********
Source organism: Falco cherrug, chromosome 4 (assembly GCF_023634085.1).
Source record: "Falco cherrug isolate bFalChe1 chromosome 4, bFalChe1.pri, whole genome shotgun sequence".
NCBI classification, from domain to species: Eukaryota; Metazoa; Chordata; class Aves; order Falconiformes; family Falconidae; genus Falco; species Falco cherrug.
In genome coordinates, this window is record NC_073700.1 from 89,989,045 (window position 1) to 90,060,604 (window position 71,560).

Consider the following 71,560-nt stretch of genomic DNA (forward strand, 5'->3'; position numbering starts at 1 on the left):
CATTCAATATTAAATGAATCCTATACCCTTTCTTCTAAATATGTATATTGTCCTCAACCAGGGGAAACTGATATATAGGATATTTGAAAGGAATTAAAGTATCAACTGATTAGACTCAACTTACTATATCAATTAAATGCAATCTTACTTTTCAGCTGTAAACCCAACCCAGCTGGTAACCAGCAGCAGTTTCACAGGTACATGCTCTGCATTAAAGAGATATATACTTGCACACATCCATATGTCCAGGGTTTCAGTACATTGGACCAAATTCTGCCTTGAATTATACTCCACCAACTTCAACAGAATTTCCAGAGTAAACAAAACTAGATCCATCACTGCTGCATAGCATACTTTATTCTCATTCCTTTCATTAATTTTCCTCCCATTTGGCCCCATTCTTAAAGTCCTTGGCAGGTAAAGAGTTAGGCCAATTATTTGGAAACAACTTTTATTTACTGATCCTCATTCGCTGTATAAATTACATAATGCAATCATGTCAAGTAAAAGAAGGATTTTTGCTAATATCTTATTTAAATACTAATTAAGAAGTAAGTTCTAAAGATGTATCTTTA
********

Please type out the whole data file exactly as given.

Source organism: Falco cherrug, chromosome 4 (assembly GCF_023634085.1).
Source record: "Falco cherrug isolate bFalChe1 chromosome 4, bFalChe1.pri, whole genome shotgun sequence".
NCBI classification, from domain to species: Eukaryota; Metazoa; Chordata; class Aves; order Falconiformes; family Falconidae; genus Falco; species Falco cherrug.
In genome coordinates, this window is record NC_073700.1 from 89,989,045 (window position 1) to 90,060,604 (window position 71,560).

Consider the following 71,560-nt stretch of genomic DNA (forward strand, 5'->3'; position numbering starts at 1 on the left):
CATTCAATATTAAATGAATCCTATACCCTTTCTTCTAAATATGTATATTGTCCTCAACCAGGGGAAACTGATATATAGGATATTTGAAAGGAATTAAAGTATCAACTGATTAGACTCAACTTACTATATCAATTAAATGCAATCTTACTTTTCAGCTGTAAACCCAACCCAGCTGGTAACCAGCAGCAGTTTCACAGGTACATGCTCTGCATTAAAGAGATATATACTTGCACACATCCATATGTCCAGGGTTTCAGTACATTGGACCAAATTCTGCCTTGAATTATACTCCACCAACTTCAACAGAATTTCCAGAGTAAACAAAACTAGATCCATCACTGCTGCATAGCATACTTTATTCTCATTCCTTTCATTAATTTTCCTCCCATTTGGCCCCATTCTTAAAGTCCTTGGCAGGTAAAGAGTTAGGCCAATTATTTGGAAACAACTTTTATTTACTGATCCTCATTCGCTGTATAAATTACATAATGCAATCATGTCAAGTAAAAGAAGGATTTTTGCTAATATCTTATTTAAATACTAATTAAGAAGTAAGTTCTAAAGATGTATCTTTA